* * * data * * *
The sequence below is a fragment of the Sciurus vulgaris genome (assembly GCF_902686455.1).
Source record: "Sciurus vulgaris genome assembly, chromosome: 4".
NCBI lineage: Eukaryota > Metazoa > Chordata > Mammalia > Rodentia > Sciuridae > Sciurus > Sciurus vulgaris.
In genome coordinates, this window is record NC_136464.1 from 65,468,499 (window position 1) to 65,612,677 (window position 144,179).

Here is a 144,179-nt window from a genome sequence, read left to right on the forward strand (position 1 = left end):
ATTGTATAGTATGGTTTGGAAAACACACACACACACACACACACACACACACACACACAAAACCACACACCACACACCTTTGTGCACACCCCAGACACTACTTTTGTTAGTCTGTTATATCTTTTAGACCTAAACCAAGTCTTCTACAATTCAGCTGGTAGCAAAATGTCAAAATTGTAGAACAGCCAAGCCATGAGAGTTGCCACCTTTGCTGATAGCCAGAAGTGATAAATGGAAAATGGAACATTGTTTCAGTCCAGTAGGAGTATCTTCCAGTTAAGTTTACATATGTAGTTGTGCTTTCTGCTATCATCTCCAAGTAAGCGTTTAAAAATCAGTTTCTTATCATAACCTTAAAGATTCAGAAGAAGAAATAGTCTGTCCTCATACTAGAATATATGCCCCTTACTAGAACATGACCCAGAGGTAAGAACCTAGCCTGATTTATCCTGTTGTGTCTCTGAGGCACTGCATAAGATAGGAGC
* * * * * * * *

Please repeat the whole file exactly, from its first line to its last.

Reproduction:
The sequence below is a fragment of the Sciurus vulgaris genome (assembly GCF_902686455.1).
Source record: "Sciurus vulgaris genome assembly, chromosome: 4".
NCBI lineage: Eukaryota > Metazoa > Chordata > Mammalia > Rodentia > Sciuridae > Sciurus > Sciurus vulgaris.
In genome coordinates, this window is record NC_136464.1 from 65,468,499 (window position 1) to 65,612,677 (window position 144,179).

Here is a 144,179-nt window from a genome sequence, read left to right on the forward strand (position 1 = left end):
ATTGTATAGTATGGTTTGGAAAACACACACACACACACACACACACACACACACACACAAAACCACACACCACACACCTTTGTGCACACCCCAGACACTACTTTTGTTAGTCTGTTATATCTTTTAGACCTAAACCAAGTCTTCTACAATTCAGCTGGTAGCAAAATGTCAAAATTGTAGAACAGCCAAGCCATGAGAGTTGCCACCTTTGCTGATAGCCAGAAGTGATAAATGGAAAATGGAACATTGTTTCAGTCCAGTAGGAGTATCTTCCAGTTAAGTTTACATATGTAGTTGTGCTTTCTGCTATCATCTCCAAGTAAGCGTTTAAAAATCAGTTTCTTATCATAACCTTAAAGATTCAGAAGAAGAAATAGTCTGTCCTCATACTAGAATATATGCCCCTTACTAGAACATGACCCAGAGGTAAGAACCTAGCCTGATTTATCCTGTTGTGTCTCTGAGGCACTGCATAAGATAGGAGC